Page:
The Canadian Government is advising Canadians down south to stay away from the U.S. East Coast. That warning comes as 14 Hydro Ottawa workers make their way towards the coast in anticipation of Hurricane Florence. The Hydro Ottawa workers are powerline technicians and safety specialists, called in to deal with any impending damage.
That potential damage is worrying Ottawa residents, too, who are visiting or living in the area now and preparing for the worst.
Myrtle Beach boasts some of the best beaches and the best golf courses. But Ottawa resident Bill Veck wouldn't know that. Two days after arriving there, he had to leave as part of the mass evacuation of this area.
“At first we were thinking, it's a category 4, maybe we can stay,” says Veck by telephone from Savannah, Georgia, “until we heard about the flooding.”
Former Ottawa residents Ed and Erin Simanskis are preparing for Florence's wrath at their home in Raleigh, North Carolina, which is two hours inland.
“We figure we're going to get hit,” says Erin Simanskis, a former reporter at CTV Ottawa who moved to North Carolina a couple of decades ago. She says some gas stations have run out of fuel and bottled water is becoming a scarcity.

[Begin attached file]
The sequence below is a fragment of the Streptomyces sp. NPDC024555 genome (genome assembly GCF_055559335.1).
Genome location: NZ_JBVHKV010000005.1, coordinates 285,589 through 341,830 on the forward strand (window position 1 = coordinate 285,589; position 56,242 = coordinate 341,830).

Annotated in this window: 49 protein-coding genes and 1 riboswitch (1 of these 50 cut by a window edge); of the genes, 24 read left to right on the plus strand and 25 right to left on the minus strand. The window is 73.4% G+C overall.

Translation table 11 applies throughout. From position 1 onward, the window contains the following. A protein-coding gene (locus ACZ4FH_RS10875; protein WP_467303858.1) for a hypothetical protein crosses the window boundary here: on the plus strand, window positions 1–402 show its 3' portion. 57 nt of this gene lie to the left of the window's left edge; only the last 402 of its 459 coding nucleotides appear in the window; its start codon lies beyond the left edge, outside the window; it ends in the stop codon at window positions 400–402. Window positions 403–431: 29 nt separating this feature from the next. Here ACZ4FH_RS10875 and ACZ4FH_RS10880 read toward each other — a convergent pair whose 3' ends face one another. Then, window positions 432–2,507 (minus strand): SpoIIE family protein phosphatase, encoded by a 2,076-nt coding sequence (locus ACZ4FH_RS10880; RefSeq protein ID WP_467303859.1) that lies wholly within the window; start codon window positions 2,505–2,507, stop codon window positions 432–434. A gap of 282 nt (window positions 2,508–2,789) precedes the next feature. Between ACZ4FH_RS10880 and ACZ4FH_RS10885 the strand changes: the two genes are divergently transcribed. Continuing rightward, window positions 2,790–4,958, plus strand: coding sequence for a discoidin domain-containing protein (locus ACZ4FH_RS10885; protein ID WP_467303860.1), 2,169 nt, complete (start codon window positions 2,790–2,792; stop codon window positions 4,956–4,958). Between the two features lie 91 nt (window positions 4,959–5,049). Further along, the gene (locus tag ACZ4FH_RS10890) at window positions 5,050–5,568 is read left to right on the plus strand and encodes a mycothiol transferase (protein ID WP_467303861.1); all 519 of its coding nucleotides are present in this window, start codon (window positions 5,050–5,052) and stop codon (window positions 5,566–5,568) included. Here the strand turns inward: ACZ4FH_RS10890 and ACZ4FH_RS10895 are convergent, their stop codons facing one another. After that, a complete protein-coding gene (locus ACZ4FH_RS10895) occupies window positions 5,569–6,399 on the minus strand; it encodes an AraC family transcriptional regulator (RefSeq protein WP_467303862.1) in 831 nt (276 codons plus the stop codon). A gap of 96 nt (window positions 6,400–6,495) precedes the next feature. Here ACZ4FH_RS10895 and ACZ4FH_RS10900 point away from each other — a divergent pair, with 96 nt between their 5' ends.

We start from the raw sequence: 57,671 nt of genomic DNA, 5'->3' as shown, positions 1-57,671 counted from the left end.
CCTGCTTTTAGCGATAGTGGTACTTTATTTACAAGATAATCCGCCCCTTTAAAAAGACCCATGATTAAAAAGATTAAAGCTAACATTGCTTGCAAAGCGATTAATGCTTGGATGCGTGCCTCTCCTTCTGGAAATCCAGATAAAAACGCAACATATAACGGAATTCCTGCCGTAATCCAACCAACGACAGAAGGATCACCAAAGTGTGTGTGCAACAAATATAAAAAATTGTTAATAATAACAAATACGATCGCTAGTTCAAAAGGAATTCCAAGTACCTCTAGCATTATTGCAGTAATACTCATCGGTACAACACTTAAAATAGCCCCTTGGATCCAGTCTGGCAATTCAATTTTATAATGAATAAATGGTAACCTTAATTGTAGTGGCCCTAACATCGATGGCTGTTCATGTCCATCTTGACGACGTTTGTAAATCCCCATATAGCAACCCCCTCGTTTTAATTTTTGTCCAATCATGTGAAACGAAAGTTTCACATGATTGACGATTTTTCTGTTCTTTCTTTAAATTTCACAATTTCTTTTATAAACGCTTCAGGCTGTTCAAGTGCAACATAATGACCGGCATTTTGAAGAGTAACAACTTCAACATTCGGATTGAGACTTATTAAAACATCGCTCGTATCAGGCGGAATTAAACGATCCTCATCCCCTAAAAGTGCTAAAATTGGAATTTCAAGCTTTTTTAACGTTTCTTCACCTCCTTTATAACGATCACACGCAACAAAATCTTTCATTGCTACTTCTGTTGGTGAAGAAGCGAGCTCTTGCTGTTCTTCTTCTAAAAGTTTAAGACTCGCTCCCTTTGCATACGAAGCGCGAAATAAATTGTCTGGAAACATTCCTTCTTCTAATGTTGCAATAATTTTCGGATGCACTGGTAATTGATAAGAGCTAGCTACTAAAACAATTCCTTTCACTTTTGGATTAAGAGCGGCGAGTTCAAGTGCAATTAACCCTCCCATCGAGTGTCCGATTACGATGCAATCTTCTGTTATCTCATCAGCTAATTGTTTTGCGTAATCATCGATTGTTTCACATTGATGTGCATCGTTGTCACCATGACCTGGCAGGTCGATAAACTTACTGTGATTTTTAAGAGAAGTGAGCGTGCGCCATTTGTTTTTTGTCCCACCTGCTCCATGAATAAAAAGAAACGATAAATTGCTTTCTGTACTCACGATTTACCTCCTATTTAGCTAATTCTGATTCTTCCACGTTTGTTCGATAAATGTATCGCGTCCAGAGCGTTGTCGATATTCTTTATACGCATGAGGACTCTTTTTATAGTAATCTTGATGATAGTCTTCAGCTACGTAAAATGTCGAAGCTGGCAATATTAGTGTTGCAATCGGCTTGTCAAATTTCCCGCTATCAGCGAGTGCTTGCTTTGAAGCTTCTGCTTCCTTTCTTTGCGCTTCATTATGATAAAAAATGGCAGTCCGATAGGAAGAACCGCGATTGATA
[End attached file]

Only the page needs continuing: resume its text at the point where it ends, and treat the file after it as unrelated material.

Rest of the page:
“We are filling up water bottles and so forth to make sure we've got water,” she says, “We've heard of price gouging on the price of water. People have been charged as much as $30 for two cases of bottled water, which is outrageous. It seems some people are taking advantage of the situation.”
There are concerns, too, about losing power. So, utility companies inlcuding Hydro Ottawa are mobilizing to help. Fourteen workers from our city are headed right now to North Carolina to help with the aftermath of Florence.
Joseph Muglia is the Director of Operations for Hydro Ottawa, “Our team is excited about doing these kind of things because they help out the local community,” he says, “They help out individuals and store owners so definitely, there’s a lot of pride and excitement to go down.”
Coastal and hydraulic engineer Ioan Nistor at the University of Ottawa says the storm surge from Florence could severely impact the infrastructure along the coast.
“Critical infrastructure like hospitals, buildings, bridges, and houses will be affected by the storm surge,” he says, “not as much from the inundation which is significant, but due to the effect of the waves coming inland further than they would without the storm surge.”
As for Bill Veck, he's moved further inland to Georgia, leaving Myrtle Beach as a memory for now.
“The worst part is, we didn't get a round of golf in,” he laughs.
If Florence hits as anticipated, no one will be golfing at Myrtle Beach any time soon. Still, with several hours to go before landfall, Florence could fluster and peter out.